As Bloomberg Businessweek’s Nick Summers pointed out not long ago, charitable giving on the part of the country’s wealthiest people has not kept pace with the increase in their net worth since the financial crisis. Both the Bloomberg Billionaires Index, which tracks the net worth of the 300 wealthiest folks around the world, and the Forbes 400, which tally’s the U.S.’s richest, showed hundreds of billions of dollars in increases in 2013—a mind-boggling performance due in part to the upward trajectory of the stock market. The charitable contributions made by the country’s biggest donors, Summers writes, increased by just 4 percent since 2012, according to a study by the Chronicle of Philanthropy.
One person who appears to be countering that trend is Ken Griffin, the founder of Chicago’s Citadel, who just announced that he’s donating $150 million to Harvard University, the largest single gift the school has ever received. Griffin famously started day-trading stocks and bonds from his dorm room at Harvard before starting Citadel in 1990. The firm has since grown into a multibillion-dollar group of hedge funds.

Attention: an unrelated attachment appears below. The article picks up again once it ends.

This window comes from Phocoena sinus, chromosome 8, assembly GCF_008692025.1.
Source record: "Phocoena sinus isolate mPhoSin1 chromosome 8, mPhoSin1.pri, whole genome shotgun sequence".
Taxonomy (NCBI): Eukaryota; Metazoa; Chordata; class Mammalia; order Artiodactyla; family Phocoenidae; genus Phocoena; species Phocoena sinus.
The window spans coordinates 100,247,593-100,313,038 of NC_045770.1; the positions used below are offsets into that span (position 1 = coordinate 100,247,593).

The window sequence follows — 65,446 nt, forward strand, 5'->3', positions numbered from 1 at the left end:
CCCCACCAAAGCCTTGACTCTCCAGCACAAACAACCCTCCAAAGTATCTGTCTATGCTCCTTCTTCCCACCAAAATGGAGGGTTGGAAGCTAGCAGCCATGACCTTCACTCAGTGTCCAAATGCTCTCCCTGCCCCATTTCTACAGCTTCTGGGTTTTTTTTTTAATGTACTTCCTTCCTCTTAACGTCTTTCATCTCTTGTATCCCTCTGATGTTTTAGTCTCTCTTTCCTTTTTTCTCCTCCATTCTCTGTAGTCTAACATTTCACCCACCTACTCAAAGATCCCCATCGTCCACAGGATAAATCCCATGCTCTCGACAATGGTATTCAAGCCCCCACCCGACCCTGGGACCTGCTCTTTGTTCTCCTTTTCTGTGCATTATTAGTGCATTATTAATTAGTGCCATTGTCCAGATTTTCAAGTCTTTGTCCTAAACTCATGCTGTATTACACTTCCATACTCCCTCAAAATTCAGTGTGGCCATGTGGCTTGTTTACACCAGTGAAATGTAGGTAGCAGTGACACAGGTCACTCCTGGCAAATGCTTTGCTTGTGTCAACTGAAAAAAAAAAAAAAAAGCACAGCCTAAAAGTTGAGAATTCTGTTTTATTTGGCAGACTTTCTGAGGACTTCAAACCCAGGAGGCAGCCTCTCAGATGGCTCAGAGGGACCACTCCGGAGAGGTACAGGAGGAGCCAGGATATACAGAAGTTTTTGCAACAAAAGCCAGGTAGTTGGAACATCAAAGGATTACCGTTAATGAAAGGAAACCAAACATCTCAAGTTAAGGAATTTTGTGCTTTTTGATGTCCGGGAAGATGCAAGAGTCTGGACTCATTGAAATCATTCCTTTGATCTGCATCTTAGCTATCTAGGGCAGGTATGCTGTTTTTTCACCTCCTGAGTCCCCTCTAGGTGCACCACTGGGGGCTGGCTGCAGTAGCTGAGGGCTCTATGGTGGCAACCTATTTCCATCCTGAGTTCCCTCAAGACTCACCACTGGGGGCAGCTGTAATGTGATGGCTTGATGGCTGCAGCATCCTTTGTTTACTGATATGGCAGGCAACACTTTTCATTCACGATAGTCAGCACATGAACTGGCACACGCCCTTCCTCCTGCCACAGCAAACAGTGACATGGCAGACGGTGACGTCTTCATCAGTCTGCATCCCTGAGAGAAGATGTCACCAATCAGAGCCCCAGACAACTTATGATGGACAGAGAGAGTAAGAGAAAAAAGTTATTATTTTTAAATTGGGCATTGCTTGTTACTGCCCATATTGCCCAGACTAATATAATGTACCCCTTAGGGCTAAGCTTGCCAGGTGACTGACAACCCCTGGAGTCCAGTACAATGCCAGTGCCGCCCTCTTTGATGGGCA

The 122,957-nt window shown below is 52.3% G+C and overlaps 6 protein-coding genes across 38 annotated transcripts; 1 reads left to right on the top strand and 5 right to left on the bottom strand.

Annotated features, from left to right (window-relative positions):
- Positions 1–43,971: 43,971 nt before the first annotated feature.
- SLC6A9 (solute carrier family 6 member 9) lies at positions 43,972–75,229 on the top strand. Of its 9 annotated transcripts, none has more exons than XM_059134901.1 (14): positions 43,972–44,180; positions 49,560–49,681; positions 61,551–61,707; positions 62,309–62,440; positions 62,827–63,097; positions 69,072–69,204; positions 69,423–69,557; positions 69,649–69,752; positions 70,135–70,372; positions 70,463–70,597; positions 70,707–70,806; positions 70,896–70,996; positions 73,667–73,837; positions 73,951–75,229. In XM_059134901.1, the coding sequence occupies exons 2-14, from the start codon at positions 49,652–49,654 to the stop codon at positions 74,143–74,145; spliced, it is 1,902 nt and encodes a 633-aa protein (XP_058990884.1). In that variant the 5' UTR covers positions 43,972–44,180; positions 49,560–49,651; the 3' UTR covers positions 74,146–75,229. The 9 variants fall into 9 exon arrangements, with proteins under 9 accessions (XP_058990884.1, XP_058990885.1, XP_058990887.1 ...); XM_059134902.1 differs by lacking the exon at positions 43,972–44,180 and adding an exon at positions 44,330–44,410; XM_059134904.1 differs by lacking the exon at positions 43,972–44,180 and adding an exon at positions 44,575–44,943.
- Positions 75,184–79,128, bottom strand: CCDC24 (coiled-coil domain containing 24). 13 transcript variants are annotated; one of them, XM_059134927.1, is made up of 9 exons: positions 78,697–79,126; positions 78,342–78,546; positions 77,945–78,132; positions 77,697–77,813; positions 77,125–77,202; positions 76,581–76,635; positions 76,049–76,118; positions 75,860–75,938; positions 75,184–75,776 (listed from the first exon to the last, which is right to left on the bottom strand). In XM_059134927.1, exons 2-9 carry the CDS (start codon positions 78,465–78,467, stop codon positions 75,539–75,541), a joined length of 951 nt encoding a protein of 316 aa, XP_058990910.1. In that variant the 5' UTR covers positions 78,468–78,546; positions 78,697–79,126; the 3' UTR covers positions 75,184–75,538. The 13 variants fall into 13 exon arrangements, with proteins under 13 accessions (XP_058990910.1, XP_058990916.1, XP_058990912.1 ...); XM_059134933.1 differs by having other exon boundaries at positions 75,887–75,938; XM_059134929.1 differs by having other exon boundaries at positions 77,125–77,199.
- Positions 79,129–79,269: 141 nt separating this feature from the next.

Griffin’s money will be targeted at providing financial aid to students who can’t afford to pay the roughly $60,000 it costs to attend the Ivy League school for a year, a price tag that puts it on par with a Maybach in terms of financial unattainability. The money will go toward establishing 200 “Griffin scholars” and provide matching funds to hundreds of other scholarships.
It’s the sort of gift that will generate headlines, part of a multiyear push on Griffin’s part to elevate his public profile and increase his influence—something he’s been thinking about since at least 2006, when he and his wife, Anne Dias Griffin, donated $19 million to the Art Institute of Chicago to build the museum’s modern wing (which now features Griffin Court). When I interviewed him in 2007, Griffin was busy building his art collection as rumors swirled that he was contemplating a run for political office (as a Republican).
In return for the massive gift, the New York Times reports, “Harvard will rename its college’s financial aid office and its director’s title after Mr. Griffin.”